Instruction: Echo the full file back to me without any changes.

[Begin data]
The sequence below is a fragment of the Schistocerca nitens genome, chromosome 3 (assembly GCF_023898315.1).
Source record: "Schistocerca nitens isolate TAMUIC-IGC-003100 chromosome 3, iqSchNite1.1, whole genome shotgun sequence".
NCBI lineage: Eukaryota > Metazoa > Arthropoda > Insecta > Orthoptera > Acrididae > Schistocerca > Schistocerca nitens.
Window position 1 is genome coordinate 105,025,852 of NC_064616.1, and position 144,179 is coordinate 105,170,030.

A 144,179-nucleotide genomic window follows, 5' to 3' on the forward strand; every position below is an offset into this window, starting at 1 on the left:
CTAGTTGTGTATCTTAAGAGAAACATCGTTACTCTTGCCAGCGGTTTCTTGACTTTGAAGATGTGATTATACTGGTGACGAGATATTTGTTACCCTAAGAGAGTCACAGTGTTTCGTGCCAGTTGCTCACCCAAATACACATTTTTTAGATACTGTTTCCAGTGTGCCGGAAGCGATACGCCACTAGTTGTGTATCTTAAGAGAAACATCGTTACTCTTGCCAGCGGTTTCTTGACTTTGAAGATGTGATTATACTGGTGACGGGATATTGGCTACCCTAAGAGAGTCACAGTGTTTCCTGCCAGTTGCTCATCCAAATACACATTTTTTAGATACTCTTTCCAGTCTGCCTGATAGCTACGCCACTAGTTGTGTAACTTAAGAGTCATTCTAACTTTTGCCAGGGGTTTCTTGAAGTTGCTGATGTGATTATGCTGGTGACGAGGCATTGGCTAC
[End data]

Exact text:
The sequence below is a fragment of the Schistocerca nitens genome, chromosome 3 (assembly GCF_023898315.1).
Source record: "Schistocerca nitens isolate TAMUIC-IGC-003100 chromosome 3, iqSchNite1.1, whole genome shotgun sequence".
NCBI lineage: Eukaryota > Metazoa > Arthropoda > Insecta > Orthoptera > Acrididae > Schistocerca > Schistocerca nitens.
Window position 1 is genome coordinate 105,025,852 of NC_064616.1, and position 144,179 is coordinate 105,170,030.

A 144,179-nucleotide genomic window follows, 5' to 3' on the forward strand; every position below is an offset into this window, starting at 1 on the left:
CTAGTTGTGTATCTTAAGAGAAACATCGTTACTCTTGCCAGCGGTTTCTTGACTTTGAAGATGTGATTATACTGGTGACGAGATATTTGTTACCCTAAGAGAGTCACAGTGTTTCGTGCCAGTTGCTCACCCAAATACACATTTTTTAGATACTGTTTCCAGTGTGCCGGAAGCGATACGCCACTAGTTGTGTATCTTAAGAGAAACATCGTTACTCTTGCCAGCGGTTTCTTGACTTTGAAGATGTGATTATACTGGTGACGGGATATTGGCTACCCTAAGAGAGTCACAGTGTTTCCTGCCAGTTGCTCATCCAAATACACATTTTTTAGATACTCTTTCCAGTCTGCCTGATAGCTACGCCACTAGTTGTGTAACTTAAGAGTCATTCTAACTTTTGCCAGGGGTTTCTTGAAGTTGCTGATGTGATTATGCTGGTGACGAGGCATTGGCTAC